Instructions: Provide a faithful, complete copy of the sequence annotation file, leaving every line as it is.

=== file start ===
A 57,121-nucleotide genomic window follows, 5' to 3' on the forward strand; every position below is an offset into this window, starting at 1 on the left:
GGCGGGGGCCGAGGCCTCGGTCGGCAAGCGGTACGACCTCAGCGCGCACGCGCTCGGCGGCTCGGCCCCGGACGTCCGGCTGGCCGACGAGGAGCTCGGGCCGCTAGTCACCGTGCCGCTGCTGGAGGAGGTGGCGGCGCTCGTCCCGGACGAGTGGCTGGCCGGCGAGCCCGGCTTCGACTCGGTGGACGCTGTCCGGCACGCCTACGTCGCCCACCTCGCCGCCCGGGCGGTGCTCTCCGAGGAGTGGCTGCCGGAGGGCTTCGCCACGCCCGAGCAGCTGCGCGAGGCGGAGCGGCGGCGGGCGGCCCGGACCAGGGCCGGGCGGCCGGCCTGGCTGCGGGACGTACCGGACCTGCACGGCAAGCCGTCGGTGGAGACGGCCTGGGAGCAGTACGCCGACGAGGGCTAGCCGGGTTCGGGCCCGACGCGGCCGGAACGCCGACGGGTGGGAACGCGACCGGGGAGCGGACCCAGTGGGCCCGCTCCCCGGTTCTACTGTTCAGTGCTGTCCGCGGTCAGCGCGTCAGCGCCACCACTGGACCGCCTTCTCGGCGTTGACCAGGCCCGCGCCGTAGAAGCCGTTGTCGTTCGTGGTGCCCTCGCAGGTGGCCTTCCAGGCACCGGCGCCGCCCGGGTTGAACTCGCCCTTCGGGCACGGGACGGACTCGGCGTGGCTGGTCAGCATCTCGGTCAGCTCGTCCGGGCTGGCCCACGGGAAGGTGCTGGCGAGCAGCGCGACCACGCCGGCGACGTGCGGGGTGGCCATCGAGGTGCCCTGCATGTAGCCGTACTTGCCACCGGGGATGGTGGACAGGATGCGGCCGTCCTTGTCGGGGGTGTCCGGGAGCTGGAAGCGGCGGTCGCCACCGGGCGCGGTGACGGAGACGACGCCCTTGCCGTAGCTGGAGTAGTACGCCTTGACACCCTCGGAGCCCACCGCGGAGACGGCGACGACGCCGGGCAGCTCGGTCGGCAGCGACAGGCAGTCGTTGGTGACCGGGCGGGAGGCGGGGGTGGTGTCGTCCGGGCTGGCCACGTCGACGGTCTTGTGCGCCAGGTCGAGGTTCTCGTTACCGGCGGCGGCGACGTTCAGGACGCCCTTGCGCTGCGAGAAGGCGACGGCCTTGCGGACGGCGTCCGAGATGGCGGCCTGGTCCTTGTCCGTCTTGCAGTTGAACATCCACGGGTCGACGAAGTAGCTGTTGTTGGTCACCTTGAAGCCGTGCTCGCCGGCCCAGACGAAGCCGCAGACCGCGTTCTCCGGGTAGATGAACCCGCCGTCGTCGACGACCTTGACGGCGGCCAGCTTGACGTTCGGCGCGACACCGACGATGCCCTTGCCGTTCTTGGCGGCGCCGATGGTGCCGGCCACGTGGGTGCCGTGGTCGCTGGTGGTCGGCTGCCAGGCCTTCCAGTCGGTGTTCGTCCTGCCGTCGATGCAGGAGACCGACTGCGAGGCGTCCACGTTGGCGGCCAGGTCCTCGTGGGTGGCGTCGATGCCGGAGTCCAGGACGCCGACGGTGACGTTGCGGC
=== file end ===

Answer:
A 57,121-nucleotide genomic window follows, 5' to 3' on the forward strand; every position below is an offset into this window, starting at 1 on the left:
GGCGGGGGCCGAGGCCTCGGTCGGCAAGCGGTACGACCTCAGCGCGCACGCGCTCGGCGGCTCGGCCCCGGACGTCCGGCTGGCCGACGAGGAGCTCGGGCCGCTAGTCACCGTGCCGCTGCTGGAGGAGGTGGCGGCGCTCGTCCCGGACGAGTGGCTGGCCGGCGAGCCCGGCTTCGACTCGGTGGACGCTGTCCGGCACGCCTACGTCGCCCACCTCGCCGCCCGGGCGGTGCTCTCCGAGGAGTGGCTGCCGGAGGGCTTCGCCACGCCCGAGCAGCTGCGCGAGGCGGAGCGGCGGCGGGCGGCCCGGACCAGGGCCGGGCGGCCGGCCTGGCTGCGGGACGTACCGGACCTGCACGGCAAGCCGTCGGTGGAGACGGCCTGGGAGCAGTACGCCGACGAGGGCTAGCCGGGTTCGGGCCCGACGCGGCCGGAACGCCGACGGGTGGGAACGCGACCGGGGAGCGGACCCAGTGGGCCCGCTCCCCGGTTCTACTGTTCAGTGCTGTCCGCGGTCAGCGCGTCAGCGCCACCACTGGACCGCCTTCTCGGCGTTGACCAGGCCCGCGCCGTAGAAGCCGTTGTCGTTCGTGGTGCCCTCGCAGGTGGCCTTCCAGGCACCGGCGCCGCCCGGGTTGAACTCGCCCTTCGGGCACGGGACGGACTCGGCGTGGCTGGTCAGCATCTCGGTCAGCTCGTCCGGGCTGGCCCACGGGAAGGTGCTGGCGAGCAGCGCGACCACGCCGGCGACGTGCGGGGTGGCCATCGAGGTGCCCTGCATGTAGCCGTACTTGCCACCGGGGATGGTGGACAGGATGCGGCCGTCCTTGTCGGGGGTGTCCGGGAGCTGGAAGCGGCGGTCGCCACCGGGCGCGGTGACGGAGACGACGCCCTTGCCGTAGCTGGAGTAGTACGCCTTGACACCCTCGGAGCCCACCGCGGAGACGGCGACGACGCCGGGCAGCTCGGTCGGCAGCGACAGGCAGTCGTTGGTGACCGGGCGGGAGGCGGGGGTGGTGTCGTCCGGGCTGGCCACGTCGACGGTCTTGTGCGCCAGGTCGAGGTTCTCGTTACCGGCGGCGGCGACGTTCAGGACGCCCTTGCGCTGCGAGAAGGCGACGGCCTTGCGGACGGCGTCCGAGATGGCGGCCTGGTCCTTGTCCGTCTTGCAGTTGAACATCCACGGGTCGACGAAGTAGCTGTTGTTGGTCACCTTGAAGCCGTGCTCGCCGGCCCAGACGAAGCCGCAGACCGCGTTCTCCGGGTAGATGAACCCGCCGTCGTCGACGACCTTGACGGCGGCCAGCTTGACGTTCGGCGCGACACCGACGATGCCCTTGCCGTTCTTGGCGGCGCCGATGGTGCCGGCCACGTGGGTGCCGTGGTCGCTGGTGGTCGGCTGCCAGGCCTTCCAGTCGGTGTTCGTCCTGCCGTCGATGCAGGAGACCGACTGCGAGGCGTCCACGTTGGCGGCCAGGTCCTCGTGGGTGGCGTCGATGCCGGAGTCCAGGACGCCGACGGTGACGTTGCGGC